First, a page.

First Tennessee Plaza, 800 S. Gay Street, Suite 1100, Knoxville, TN 37929

When Can You Sue for a Slip and Fall Accident?

Posted on behalf of Greg Coleman Law on Oct 26, 2017 in Personal Injury

sign on wet surfacePeople are often injured on someone else’s property by hazardous conditions, such as uneven walkways, broken handrails, obstacles that obstruct aisles, wet floors or inadequate lighting.

If you or someone you love has been injured in a slip and fall accident, you may be entitled to compensation. The Knoxville personal injury attorneys at Greg Coleman Law have developed the following guide to help you understand the basics of a slip and fall case. Do not hesitate to contact us to schedule a free, confidential consultation to find out if you have case.

Elements of a Slip and Fall Case

In order to have a valid slip and fall case, you must establish that the hazardous condition was caused by the property owner’s negligence.

Establishing negligence will require you to prove that four elements were present during your slip and fall accident. This includes:

Duty of Care

Property owners have a legal duty to maintain their premises in a reasonably safe condition to prevent unsuspecting visitors from suffering an injury. In Tennessee, this legal duty depends on the status of the person who was injured, which could include:

Invitees

This includes people who are on the property to conduct business or provide a service to the property’s owner. Property owners owe these individuals the highest degree of care, including keeping their property free from dangers and regularly inspecting the property for hazards. If there are known hazardous conditions, they must remove the hazard or inform invitees of the hazard’s presence.

Licensees

Licensees are individuals who have the legal right to be on the property at the owner’s invitation, such as social guests. Property owners owe a slightly lower degree of care to these individuals, but are still required to warn licensees of any hazards on their property.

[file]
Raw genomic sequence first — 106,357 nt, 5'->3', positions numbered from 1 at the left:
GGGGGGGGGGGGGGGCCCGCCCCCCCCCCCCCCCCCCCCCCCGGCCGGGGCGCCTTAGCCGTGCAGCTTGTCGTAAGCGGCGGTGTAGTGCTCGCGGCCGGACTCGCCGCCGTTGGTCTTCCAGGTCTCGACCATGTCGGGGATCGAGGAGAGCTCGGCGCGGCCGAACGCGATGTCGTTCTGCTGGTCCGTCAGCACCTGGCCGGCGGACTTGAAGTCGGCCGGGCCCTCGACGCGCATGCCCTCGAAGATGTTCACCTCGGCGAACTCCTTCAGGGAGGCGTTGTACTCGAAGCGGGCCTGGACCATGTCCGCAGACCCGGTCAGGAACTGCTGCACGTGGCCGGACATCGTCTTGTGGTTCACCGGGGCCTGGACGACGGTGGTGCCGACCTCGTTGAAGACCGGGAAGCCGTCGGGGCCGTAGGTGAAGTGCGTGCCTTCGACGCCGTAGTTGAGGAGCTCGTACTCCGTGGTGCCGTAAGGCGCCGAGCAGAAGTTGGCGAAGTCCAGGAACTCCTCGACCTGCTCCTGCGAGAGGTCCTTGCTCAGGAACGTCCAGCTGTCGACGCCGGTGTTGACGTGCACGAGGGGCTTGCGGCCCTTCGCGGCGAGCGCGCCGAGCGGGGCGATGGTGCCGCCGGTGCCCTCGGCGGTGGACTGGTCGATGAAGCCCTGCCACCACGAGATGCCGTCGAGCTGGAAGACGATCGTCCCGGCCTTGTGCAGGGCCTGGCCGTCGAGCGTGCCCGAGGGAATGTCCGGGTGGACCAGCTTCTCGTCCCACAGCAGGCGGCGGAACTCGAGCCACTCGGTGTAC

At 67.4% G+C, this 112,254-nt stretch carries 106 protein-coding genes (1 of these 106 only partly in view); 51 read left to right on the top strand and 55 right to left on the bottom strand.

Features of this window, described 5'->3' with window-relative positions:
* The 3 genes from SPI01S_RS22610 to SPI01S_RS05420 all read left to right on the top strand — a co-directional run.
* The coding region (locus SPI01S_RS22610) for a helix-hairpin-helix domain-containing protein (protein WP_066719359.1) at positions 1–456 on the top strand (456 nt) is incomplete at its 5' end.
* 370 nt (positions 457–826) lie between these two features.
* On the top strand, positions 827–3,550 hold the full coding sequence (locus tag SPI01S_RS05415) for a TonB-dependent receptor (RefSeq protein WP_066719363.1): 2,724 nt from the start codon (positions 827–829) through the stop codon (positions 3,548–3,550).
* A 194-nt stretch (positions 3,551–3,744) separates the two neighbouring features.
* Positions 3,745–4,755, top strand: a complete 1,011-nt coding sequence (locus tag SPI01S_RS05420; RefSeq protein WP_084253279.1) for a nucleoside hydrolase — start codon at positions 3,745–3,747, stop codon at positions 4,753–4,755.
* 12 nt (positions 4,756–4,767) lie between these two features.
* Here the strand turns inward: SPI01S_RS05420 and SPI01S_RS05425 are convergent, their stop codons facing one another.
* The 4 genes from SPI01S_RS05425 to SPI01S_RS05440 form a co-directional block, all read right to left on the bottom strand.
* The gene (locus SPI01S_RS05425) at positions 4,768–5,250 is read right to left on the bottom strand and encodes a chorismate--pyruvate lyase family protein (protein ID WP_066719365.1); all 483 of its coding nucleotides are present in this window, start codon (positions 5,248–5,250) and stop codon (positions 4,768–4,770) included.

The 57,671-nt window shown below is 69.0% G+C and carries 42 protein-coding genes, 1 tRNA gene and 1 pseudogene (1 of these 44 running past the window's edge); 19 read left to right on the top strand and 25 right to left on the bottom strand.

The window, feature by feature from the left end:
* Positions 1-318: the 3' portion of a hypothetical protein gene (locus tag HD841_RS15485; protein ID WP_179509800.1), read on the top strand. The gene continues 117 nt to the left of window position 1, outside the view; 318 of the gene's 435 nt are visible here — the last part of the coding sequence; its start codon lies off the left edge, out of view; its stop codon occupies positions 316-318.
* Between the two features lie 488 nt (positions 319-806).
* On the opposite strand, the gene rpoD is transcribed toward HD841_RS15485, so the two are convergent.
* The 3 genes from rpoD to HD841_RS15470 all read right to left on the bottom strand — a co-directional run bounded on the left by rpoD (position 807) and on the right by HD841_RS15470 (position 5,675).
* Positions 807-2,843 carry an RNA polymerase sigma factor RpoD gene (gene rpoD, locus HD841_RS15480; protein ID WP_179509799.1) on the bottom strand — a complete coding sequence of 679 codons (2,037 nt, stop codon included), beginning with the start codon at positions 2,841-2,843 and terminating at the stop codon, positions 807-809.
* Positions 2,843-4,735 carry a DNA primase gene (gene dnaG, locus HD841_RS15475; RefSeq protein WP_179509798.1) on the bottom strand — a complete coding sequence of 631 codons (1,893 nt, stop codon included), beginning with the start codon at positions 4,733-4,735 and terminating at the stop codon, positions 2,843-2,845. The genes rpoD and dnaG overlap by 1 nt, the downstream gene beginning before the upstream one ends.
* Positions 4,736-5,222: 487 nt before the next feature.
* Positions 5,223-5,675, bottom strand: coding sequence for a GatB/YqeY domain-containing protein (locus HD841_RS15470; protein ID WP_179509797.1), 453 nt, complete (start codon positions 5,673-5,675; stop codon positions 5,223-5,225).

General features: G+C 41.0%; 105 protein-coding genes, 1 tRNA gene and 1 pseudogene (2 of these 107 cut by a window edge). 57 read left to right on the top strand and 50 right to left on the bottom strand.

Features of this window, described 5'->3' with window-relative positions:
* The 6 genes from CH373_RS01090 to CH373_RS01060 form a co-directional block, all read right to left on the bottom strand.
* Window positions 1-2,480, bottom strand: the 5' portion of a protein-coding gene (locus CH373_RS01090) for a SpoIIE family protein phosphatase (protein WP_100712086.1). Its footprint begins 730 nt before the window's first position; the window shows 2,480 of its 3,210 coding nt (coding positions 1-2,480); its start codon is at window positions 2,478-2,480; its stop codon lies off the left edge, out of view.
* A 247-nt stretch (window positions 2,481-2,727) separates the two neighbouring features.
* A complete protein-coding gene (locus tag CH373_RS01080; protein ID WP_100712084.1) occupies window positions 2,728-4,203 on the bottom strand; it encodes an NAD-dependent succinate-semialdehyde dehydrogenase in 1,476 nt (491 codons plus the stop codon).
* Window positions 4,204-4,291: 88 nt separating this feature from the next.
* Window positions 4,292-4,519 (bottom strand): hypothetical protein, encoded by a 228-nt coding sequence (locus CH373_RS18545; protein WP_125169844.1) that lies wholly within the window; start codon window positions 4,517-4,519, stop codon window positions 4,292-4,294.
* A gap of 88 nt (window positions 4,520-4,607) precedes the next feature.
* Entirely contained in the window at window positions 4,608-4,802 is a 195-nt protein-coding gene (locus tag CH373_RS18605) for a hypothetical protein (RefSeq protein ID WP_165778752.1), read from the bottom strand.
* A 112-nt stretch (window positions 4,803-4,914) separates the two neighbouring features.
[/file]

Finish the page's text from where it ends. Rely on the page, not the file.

Trespassers

A trespasser is someone who has entered a private property illegally and without the consent of the property’s owner. A property owner is not required to warn a trespasser of any hazards on the property and must only refrain from causing intentional harm to a trespasser.

Breach of Duty

Once a duty of care has been established, you must show how the property owner breached his or her duty. This will require you to prove the property owner failed to act in a way that a reasonable person would have under similar circumstances.

Many slip and fall cases are based on the notion that a property owner should have discovered a dangerous condition, but failed to. In this type of case, you would have to show that a reasonably prudent person would have discovered the hazard and had adequate time to fix the condition before the accident occurred.

Breach of duty is often the most difficult element to prove in slip and fall cases. It often requires a personal injury attorney to thoroughly investigate the accident and the causes that may have contributed to it.

Causation

Next, you must establish that the slip and fall accident was the direct cause of your injury. Filing an accident report with the business or property where you were injured and seeking medical attention after the accident may help prove the link between the slip and fall and your injuries.

Our attorneys will use your medical records and accident report to show that your injury occurred during the slip and fall accident, and is not a pre-existing condition.

Damages

The final step to prove negligence in a slip and fall claim is to establish that you sustained monetary damages as a result of your injury, such as:

  • Medical expenses
  • Lost income
  • Loss of earning capacity

Deadline for Filing a Lawsuit

In Tennessee, victims of slip and fall accidents have one year to file a personal injury claim against a negligent property owner, according to Tenn. Code § 28-3-104(a)(1).

The one-year deadline starts on the date of the accident. It is important that you understand where your claim stands in the statute of limitations. Once the time limit expires, you can no longer pursue compensation from the at-fault party.

If you try to bring your slip and fall claim after the statute of limitations has passed, your case will likely be dismissed.

Contact Our Slip and Fall Lawyers in Knoxville

If you were injured in a slip and fall, it is important to contact a personal injury attorney as soon as possible.

Our experienced personal injury attorneys in Knoxville will review your claim during a free case consultation. If we determine that you have a strong case, we will investigate the accident to determine if you have the option to file a personal injury lawsuit against the property owner.

All of our services are provided on a contingency fee basis, which means we do not charge upfront legal fees. We only require payment if we recover compensation for you.

Call (865) 247-0080 for qualified legal help with your claim.

back to top